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8 May

Small Business Owners Struggling to Pay Rent

As a result of “cumulative pressures” of inflation, rising rates of interest, fears of a recession and bank failures, small business owners polled by Alignable are experiencing fading optimism. Those polled are seeing lower sales, profits and customer counts — leading to struggles to pay rent.

Chuck Casto, head of research, corporate communications and news at Alignable, said the present state of small business “might be summed up best with two words: economic backslide. Casto said the survey tapped 4,235 randomly chosen small business owners. He said historical responses from one other 695,000 small business owners were also included within the report.

The study found that 74 percent of respondents are concerned about rising rates of interest, while 27 percent said current rates of interest have already hurt their businesses. Alignable stated within the report that “only 34 percent of small business owners are earning as much or greater than they did prior to COVID-19, now three years after the initial impact. And that statistic has dropped 4 percentage points from 38 percent [in the January report].”

Casto said the states with the bottom recovery rates were Kentucky, Georgia, Recent York, Washington, Illinois, Texas and California. By industry, the worst recovery rates were transportation, events, gyms, the humanities, retail, restaurants, beauty salons and real estate.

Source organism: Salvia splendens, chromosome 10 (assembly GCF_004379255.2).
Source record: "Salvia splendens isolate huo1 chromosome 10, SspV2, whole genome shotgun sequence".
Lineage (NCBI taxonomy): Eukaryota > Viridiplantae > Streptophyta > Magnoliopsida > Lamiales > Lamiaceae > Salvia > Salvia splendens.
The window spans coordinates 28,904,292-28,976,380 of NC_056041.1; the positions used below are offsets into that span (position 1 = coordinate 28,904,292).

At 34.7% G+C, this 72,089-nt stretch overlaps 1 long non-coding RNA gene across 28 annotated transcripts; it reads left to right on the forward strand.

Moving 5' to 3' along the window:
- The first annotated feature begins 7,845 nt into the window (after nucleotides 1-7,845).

“While 53 percent remain more optimistic about 2023 than 2022 (down three percentage points from 56 percent in January), pessimism has surged seven percentage points from 14 percent in January to 21 percent now,” Casto said.

Meanwhile, falling profits attributable to ongoing inflation is a top concern. Seventy-five percent of those polled said inflation continues to harm their business. And it’s not only the underside line. Forty-eight percent of respondents said they earned “half or less of the sales they generated monthly prior to COVID-19. That’s nine percentage points worse than it was in January at 37 percent,” Casto said.

Because of this, 39 percent of those polled said they couldn’t make rent, which is 9 percentage points higher than within the January survey. Moreover, 53 percent of respondents said they were paying more for rent as in comparison with six months ago.

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